Your business is your baby, and you want it to succeed. Every entrepreneur wants their baby to grow into a bright, shiny, self-sustainable entity, which takes time, money, dedication, attention, a lot of care, and a great deal of support. One of the best ways to support the growth of a business is marketing and advertising. Influencer marketing, the most talked about, successful form of marketing today, is a place many business owners are turning their marketing efforts. Trouble is, not everyone – business owners or marketers – know the most effective way to run a successful influencer marketing campaign.
Many parents raising their children believe they are doing what is best for them, but sometimes they don’t realize that feeding them Twinkies and Coca-Cola for snack is a bit misguided. The same goes for the influencer marketing industry; a great many companies and agencies have their hands in the influencer pot, but not everyone is cognizant of what makes a healthy influencer campaign formula.
The Influencer Marketing Formula, Mislead
Companies read a little about the influencer industry, decide to launch a full-scale influencer campaign, and have an idea in their mind about specific requirements they want and more. Not too different than feeding a load of sugar to a child, making choices without adequate knowledge can prove ineffective, unhealthy, and in fact, detrimental in the end. What do we see at times, and how can we help you avoid similar influencer mishaps? Let’s take a closer look.
Sometimes brands have a vision in their mind about the influencers they want to hire for their next campaign. This is great! We love when companies have done some research and brainstorming, and have a sense of dedication to their own campaign. Still, some requirements may not serve clients, and it is our job as your Influencer Knowledge Center (or your influencer agency should you choose to hire us), to help guide you on certain details.
Qualification Demands: Numbers vs. Niche
Not every requirement you think serves your campaign will reward you with a higher ROI in the end. As your marketing agency we aim to please, but no one is happy when post-campaign metrics are poor.
What do I mean when I say “Numbers”? In this context I’m referring to the number of followers an influencer has. Numbers are one of the primary metrics used to determine an influencer’s worth, but how accurate are they?
Potential Types of Followers:
- Followers who know an influencer personally
- Those who discover an influencer because of the amazing work they are doing
- Followers who are inspired and motivated by a particular influencer
- Followers that are purchased
- Fake followers (bots)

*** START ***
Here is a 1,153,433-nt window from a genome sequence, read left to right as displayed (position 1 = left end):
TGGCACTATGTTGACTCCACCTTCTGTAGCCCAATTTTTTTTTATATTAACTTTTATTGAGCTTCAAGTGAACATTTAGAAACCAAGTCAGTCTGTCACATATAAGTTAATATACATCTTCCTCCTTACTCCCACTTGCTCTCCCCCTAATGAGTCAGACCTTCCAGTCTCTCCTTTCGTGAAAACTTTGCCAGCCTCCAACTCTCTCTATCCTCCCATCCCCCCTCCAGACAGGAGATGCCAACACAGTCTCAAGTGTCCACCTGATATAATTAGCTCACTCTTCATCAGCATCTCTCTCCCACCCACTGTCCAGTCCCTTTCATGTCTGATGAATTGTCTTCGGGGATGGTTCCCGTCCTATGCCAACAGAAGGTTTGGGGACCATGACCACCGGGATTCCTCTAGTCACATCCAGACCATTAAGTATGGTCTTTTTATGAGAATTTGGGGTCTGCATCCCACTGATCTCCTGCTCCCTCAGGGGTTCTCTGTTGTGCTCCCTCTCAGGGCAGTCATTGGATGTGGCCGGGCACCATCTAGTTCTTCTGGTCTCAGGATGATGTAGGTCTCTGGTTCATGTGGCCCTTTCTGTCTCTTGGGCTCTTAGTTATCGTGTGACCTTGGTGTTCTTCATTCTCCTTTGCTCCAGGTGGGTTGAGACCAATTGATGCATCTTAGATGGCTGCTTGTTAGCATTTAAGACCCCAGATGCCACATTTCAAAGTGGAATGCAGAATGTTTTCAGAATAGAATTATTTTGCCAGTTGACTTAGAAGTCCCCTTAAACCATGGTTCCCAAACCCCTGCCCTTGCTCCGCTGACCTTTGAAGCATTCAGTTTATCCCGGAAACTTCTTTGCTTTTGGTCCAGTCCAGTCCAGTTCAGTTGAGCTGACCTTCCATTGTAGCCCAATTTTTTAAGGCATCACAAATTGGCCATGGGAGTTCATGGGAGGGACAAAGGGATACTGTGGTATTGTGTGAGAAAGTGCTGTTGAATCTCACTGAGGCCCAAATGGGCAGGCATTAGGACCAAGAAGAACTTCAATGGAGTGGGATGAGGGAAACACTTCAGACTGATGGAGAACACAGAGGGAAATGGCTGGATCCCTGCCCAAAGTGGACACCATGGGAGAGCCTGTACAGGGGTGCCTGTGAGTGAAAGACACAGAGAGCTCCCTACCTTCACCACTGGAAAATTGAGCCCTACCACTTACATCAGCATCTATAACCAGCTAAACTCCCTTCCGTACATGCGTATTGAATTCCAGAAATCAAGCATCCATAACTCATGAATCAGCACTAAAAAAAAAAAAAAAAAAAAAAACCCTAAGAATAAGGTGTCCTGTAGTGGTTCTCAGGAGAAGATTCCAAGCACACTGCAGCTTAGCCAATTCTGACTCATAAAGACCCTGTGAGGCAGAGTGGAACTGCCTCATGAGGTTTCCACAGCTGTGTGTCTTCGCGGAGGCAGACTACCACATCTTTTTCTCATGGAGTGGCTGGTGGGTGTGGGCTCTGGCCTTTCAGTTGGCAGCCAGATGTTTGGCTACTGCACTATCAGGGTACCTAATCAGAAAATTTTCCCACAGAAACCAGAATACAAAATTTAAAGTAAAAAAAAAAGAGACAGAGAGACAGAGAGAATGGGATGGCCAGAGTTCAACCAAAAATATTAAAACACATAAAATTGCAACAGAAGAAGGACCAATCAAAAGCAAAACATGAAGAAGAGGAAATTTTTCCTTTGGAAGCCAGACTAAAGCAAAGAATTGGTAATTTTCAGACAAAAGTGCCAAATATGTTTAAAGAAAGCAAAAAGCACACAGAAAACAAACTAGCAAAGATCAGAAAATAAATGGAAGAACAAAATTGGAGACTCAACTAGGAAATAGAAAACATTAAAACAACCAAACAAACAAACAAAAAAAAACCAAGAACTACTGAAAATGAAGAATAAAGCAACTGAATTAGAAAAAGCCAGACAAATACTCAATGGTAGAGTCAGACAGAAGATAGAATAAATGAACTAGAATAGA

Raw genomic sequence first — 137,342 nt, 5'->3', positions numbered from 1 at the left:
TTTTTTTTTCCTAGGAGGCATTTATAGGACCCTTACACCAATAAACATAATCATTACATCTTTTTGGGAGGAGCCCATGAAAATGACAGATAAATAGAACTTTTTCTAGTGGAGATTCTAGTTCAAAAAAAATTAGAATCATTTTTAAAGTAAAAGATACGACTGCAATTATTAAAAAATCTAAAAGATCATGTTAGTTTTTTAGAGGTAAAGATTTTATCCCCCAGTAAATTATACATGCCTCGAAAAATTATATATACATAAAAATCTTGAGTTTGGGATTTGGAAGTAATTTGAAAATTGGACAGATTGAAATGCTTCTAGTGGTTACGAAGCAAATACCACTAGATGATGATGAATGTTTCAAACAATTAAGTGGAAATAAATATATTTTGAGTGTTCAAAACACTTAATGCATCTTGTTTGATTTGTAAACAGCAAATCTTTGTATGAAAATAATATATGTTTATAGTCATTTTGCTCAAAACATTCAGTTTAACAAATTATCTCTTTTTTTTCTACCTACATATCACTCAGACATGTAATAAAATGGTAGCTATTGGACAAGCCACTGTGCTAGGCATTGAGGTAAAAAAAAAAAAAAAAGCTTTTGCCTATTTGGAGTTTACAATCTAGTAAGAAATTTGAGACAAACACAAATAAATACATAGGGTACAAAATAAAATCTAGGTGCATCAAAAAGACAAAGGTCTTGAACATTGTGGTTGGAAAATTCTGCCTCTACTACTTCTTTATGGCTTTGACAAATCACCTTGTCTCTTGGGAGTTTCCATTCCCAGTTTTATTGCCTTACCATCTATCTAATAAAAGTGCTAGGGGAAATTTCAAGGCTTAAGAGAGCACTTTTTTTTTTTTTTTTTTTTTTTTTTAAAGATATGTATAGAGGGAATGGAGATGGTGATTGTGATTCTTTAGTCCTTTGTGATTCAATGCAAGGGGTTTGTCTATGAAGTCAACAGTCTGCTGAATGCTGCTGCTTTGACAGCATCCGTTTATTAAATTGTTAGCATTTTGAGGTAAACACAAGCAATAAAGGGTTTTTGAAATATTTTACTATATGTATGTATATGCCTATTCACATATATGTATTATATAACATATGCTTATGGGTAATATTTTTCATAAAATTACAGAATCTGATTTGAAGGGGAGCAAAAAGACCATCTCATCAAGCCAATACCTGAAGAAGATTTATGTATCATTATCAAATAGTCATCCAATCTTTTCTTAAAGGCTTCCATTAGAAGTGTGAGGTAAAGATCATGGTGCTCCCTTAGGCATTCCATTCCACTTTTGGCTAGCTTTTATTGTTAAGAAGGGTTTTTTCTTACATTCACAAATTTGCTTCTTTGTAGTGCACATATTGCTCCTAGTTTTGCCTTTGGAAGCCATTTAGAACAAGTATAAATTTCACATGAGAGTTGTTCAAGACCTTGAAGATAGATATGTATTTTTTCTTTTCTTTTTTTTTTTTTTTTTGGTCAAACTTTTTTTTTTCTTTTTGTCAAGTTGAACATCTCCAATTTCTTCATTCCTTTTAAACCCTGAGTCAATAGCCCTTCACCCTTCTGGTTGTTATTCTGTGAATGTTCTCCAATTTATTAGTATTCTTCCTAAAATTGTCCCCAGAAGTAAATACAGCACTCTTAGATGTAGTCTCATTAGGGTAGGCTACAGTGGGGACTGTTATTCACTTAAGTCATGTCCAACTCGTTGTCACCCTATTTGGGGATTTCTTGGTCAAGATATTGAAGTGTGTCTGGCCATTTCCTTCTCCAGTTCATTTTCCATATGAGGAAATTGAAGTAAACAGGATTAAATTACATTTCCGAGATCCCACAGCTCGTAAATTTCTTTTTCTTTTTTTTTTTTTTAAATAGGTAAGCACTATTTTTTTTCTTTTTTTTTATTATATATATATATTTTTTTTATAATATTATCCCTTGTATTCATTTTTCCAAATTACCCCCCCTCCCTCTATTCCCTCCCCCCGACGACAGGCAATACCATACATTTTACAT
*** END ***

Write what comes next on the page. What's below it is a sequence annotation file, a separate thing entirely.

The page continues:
- Brands that follow an influencer for work purposes
- Following and engaged
- Following but not engaged
What sticks out here to you about the different types of social media followers? Most people don’t like to think about fake followers or robot accounts, but they are all too real in the game of social media and influencer marketing when the stakes are upwards of millions (if not billions) of dollars. People buy followers, and this is a mere reality of social media that we all must consider when looking at numbers.
Luckily at HireInfluence we have technology that helps us determine the authenticity of an influencer’s followers, how engaged they are with said influencer, and so on.
This topic will be covered more in-depth in our next article, but a recent SimplyMeasured article discussed the power of micro-influencers to outperform larger influencers (even those as big as Justin Bieber, suggests the article). Don’t brush off the micro-influencer just so fast; they might have exactly what you need for your next influencer marketing campaign.
When selecting influencers for your next campaign, exactly how important is their niche? The answer is: it depends.
Most experts in the industry (myself included) will tell you that you should focus on hiring influencers within your brand’s niche industry. This totally makes sense if there is a particular industry your brand and product focus on, but what if that’s not the case?
Take a recent campaign we ran a campaign for a dating app as an example. The app had a specialty focus, but even the niche focus did not demand niche influencers. What was important was that influencers in a particular geography who fit particular demographics (age, social reach, etc.) were on board with the campaign.
Even if you sell vegan chocolates, that doesn’t necessarily mean that you need a vegan foodie influencer to promote your brand. It might serve the image of your company to hire yogis, fitness influencers, and even general social media celebs to promote the product.
The truth is that every aspect of an influencer’s world matters; reach, engagement, niche, industry, and so on. None of these metrics should be considered on an isolated basis, because that does a disservice to your company and the influencers themselves.